N.J. coronavirus update: State developing plan to vaccinate 12- to 15-year-olds

East Hartford High School junior Zander Robinson receives a vaccination from EMT Mary Kate Staunton of Clinton at a mass vaccination site at Pratt & Whitney Runway in East Hartford, Conn., Monday, April 26, 2021. Community Health Center, Inc. (CHC) hosted a

East Hartford High School junior Zander Robinson receives a vaccination from EMT Mary Kate Staunton of Clinton at a mass vaccination site at Pratt & Whitney Runway in East Hartford, Conn., Monday, April 26, 2021. Community Health Center, Inc. (CHC) hosted a "student skip day" to administer the first dose of the Pfizer vaccine to students from East Hartford High School and CREC Schools at the mass vaccination site. (AP Photo/Jessica Hill)

Updated: 5:42 p.m.

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New Jersey reported another 459 positive PCR tests as well as 106 new positive antigen tests, for a cumulative total since the start of the pandemic of 1,008,046 known infections.

The statewide rate of transmission was 0.94. The positivity rate for PCR tests taken on Thursday was 3.55%.

On Sunday there were 1,063 coronavirus patients in New Jersey hospitals, including 250 in critical care and 165 on ventilators. Hospitals discharged 114 live patients.

The state also reported another 10 confirmed COVID-19 deaths. New Jersey has now seen 23,170 lab-confirmed fatalities and another 2,640 probable deaths due to the outbreak.

State developing a plan to vaccinate children ages 12-15

Hours before the federal government approved the use of the Pfizer vaccine on adolescents between the ages of 12 and 15, New Jersey officials said they are devising plans to inoculate this younger population.

Gov. Phil Murphy said on Monday that the state, as well as the private sector, would be ready as soon as the emergency use authorization was approved.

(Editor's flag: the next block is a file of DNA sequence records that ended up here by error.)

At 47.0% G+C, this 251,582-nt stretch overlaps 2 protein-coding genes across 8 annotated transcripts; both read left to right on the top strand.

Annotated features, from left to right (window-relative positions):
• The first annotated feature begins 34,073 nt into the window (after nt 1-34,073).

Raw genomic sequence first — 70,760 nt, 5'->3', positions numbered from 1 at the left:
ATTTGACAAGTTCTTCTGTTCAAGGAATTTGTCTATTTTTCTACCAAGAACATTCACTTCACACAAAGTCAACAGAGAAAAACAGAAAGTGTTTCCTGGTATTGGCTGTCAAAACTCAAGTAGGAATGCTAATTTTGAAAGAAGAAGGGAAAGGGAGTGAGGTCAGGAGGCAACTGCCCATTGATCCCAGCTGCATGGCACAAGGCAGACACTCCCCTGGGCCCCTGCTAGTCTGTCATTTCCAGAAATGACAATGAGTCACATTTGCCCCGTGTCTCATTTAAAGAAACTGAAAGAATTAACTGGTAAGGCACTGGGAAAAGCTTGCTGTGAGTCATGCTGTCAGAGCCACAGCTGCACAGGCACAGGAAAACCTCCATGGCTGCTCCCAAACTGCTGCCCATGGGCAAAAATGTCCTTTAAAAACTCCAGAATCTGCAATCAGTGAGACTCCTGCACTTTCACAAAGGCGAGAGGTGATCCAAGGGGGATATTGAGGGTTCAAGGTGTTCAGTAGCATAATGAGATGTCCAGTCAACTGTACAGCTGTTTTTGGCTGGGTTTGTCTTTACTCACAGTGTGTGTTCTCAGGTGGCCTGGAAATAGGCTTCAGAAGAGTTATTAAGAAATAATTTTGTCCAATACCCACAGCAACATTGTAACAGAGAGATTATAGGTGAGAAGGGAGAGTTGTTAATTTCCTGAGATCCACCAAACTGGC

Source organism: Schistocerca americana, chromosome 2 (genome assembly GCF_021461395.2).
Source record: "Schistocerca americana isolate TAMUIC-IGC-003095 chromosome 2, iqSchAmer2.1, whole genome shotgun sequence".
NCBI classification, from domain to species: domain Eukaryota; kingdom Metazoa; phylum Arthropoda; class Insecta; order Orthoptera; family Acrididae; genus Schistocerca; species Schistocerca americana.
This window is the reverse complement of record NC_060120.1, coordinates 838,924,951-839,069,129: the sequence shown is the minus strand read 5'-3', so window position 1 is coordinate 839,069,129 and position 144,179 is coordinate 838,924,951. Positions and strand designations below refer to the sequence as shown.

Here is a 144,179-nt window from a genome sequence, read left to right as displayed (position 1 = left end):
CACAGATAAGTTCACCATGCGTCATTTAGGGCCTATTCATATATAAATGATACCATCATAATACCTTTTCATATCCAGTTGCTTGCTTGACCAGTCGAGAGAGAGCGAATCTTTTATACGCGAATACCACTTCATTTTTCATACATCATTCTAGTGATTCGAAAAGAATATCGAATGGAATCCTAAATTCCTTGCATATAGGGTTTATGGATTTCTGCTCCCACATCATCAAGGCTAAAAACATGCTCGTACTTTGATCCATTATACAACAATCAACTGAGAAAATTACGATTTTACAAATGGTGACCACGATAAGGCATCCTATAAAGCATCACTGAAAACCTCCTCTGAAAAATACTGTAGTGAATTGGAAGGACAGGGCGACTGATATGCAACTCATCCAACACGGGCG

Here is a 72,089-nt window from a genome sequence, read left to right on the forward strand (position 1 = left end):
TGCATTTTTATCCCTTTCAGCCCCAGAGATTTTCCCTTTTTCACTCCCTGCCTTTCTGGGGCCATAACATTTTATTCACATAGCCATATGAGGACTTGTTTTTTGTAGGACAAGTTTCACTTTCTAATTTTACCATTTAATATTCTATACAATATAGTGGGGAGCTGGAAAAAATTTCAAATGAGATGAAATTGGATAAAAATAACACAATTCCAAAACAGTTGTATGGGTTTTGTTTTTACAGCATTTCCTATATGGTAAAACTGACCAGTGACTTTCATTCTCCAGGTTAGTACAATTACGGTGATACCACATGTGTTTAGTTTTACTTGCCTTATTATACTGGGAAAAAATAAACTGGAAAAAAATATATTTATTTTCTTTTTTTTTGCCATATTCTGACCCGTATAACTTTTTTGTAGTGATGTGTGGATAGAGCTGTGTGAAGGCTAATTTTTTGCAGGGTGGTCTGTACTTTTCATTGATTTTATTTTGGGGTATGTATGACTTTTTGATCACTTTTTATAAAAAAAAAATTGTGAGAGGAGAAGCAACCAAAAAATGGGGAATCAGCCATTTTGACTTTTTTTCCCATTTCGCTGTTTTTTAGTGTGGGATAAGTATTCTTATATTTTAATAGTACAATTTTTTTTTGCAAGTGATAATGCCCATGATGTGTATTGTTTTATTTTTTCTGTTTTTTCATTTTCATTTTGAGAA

“Our partners at Walgreens have already been working with multiple school districts across the state to vaccinate students ages 16 and over,” Murphy said, “and they too will be ready to transition to vaccinating this younger cohort once the approvals come forward.”

A plan in development by the state Department of Health could also include dispensing the drug at pediatricians’ offices and through partnerships with schools, Murphy said.

Murphy decries low vaccination rates among LTC staff

Ongoing coronavirus outbreaks at New Jersey’s long-term care facilities can be directly attributed to staff members, Health Commissioner Judy Persichilli said Monday.

It came as Murphy continued to raise concerns about the “unacceptably low” vaccination rates among long-term care staff members.

He urged people with friends or family members in long-term care facilities to get involved.

“If you’ve got a loved one in a long-term care facility, please ask management two questions: what percentage of your staff is vaccinated and what’s your plan to get that number up if it’s not at an acceptable level,” he said.

New Jersey’s long-term care facilities were hit especially hard during the early days of the COVID-19 pandemic. According to state data, 7,878 long-term care residents and 144 staff members have died as a result of the outbreak.

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